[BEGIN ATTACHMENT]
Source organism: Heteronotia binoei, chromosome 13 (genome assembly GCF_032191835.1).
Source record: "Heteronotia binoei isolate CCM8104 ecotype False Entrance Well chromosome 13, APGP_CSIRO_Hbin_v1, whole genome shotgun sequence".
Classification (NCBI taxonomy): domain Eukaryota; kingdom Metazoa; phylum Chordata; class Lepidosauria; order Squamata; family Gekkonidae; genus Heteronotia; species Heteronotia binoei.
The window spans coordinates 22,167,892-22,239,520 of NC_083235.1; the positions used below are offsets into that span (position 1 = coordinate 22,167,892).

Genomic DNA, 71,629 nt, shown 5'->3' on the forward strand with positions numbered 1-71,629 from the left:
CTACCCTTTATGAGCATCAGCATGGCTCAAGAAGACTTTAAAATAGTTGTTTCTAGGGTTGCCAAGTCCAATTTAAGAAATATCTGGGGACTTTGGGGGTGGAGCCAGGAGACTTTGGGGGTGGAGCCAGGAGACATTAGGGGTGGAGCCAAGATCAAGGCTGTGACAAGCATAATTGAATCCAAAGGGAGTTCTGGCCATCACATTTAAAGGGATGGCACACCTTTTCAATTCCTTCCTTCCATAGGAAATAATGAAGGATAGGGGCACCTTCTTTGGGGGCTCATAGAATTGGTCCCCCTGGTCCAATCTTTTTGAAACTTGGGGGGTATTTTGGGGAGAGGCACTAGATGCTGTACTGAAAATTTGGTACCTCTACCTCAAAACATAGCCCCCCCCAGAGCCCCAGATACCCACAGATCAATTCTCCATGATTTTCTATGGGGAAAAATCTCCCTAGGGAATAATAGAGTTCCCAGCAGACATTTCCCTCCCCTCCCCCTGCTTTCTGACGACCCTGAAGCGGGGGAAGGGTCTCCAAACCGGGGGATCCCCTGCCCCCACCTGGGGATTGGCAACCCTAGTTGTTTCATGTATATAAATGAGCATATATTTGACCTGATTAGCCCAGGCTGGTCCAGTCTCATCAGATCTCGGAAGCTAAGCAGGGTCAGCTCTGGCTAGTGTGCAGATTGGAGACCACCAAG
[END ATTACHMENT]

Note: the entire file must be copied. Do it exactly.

Source organism: Heteronotia binoei, chromosome 13 (genome assembly GCF_032191835.1).
Source record: "Heteronotia binoei isolate CCM8104 ecotype False Entrance Well chromosome 13, APGP_CSIRO_Hbin_v1, whole genome shotgun sequence".
Classification (NCBI taxonomy): domain Eukaryota; kingdom Metazoa; phylum Chordata; class Lepidosauria; order Squamata; family Gekkonidae; genus Heteronotia; species Heteronotia binoei.
The window spans coordinates 22,167,892-22,239,520 of NC_083235.1; the positions used below are offsets into that span (position 1 = coordinate 22,167,892).

Genomic DNA, 71,629 nt, shown 5'->3' on the forward strand with positions numbered 1-71,629 from the left:
CTACCCTTTATGAGCATCAGCATGGCTCAAGAAGACTTTAAAATAGTTGTTTCTAGGGTTGCCAAGTCCAATTTAAGAAATATCTGGGGACTTTGGGGGTGGAGCCAGGAGACTTTGGGGGTGGAGCCAGGAGACATTAGGGGTGGAGCCAAGATCAAGGCTGTGACAAGCATAATTGAATCCAAAGGGAGTTCTGGCCATCACATTTAAAGGGATGGCACACCTTTTCAATTCCTTCCTTCCATAGGAAATAATGAAGGATAGGGGCACCTTCTTTGGGGGCTCATAGAATTGGTCCCCCTGGTCCAATCTTTTTGAAACTTGGGGGGTATTTTGGGGAGAGGCACTAGATGCTGTACTGAAAATTTGGTACCTCTACCTCAAAACATAGCCCCCCCCAGAGCCCCAGATACCCACAGATCAATTCTCCATGATTTTCTATGGGGAAAAATCTCCCTAGGGAATAATAGAGTTCCCAGCAGACATTTCCCTCCCCTCCCCCTGCTTTCTGACGACCCTGAAGCGGGGGAAGGGTCTCCAAACCGGGGGATCCCCTGCCCCCACCTGGGGATTGGCAACCCTAGTTGTTTCATGTATATAAATGAGCATATATTTGACCTGATTAGCCCAGGCTGGTCCAGTCTCATCAGATCTCGGAAGCTAAGCAGGGTCAGCTCTGGCTAGTGTGCAGATTGGAGACCACCAAG